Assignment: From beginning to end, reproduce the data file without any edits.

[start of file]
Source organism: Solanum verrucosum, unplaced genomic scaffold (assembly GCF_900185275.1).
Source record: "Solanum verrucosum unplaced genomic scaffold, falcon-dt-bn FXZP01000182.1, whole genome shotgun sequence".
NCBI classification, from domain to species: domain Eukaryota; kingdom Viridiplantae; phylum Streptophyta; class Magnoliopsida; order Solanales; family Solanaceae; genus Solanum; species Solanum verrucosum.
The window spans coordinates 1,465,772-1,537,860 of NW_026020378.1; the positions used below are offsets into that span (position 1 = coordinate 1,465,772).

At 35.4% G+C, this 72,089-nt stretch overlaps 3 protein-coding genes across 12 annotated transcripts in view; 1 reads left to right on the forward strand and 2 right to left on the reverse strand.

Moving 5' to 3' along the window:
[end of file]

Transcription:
Source organism: Solanum verrucosum, unplaced genomic scaffold (assembly GCF_900185275.1).
Source record: "Solanum verrucosum unplaced genomic scaffold, falcon-dt-bn FXZP01000182.1, whole genome shotgun sequence".
NCBI classification, from domain to species: domain Eukaryota; kingdom Viridiplantae; phylum Streptophyta; class Magnoliopsida; order Solanales; family Solanaceae; genus Solanum; species Solanum verrucosum.
The window spans coordinates 1,465,772-1,537,860 of NW_026020378.1; the positions used below are offsets into that span (position 1 = coordinate 1,465,772).

At 35.4% G+C, this 72,089-nt stretch overlaps 3 protein-coding genes across 12 annotated transcripts in view; 1 reads left to right on the forward strand and 2 right to left on the reverse strand.

Moving 5' to 3' along the window: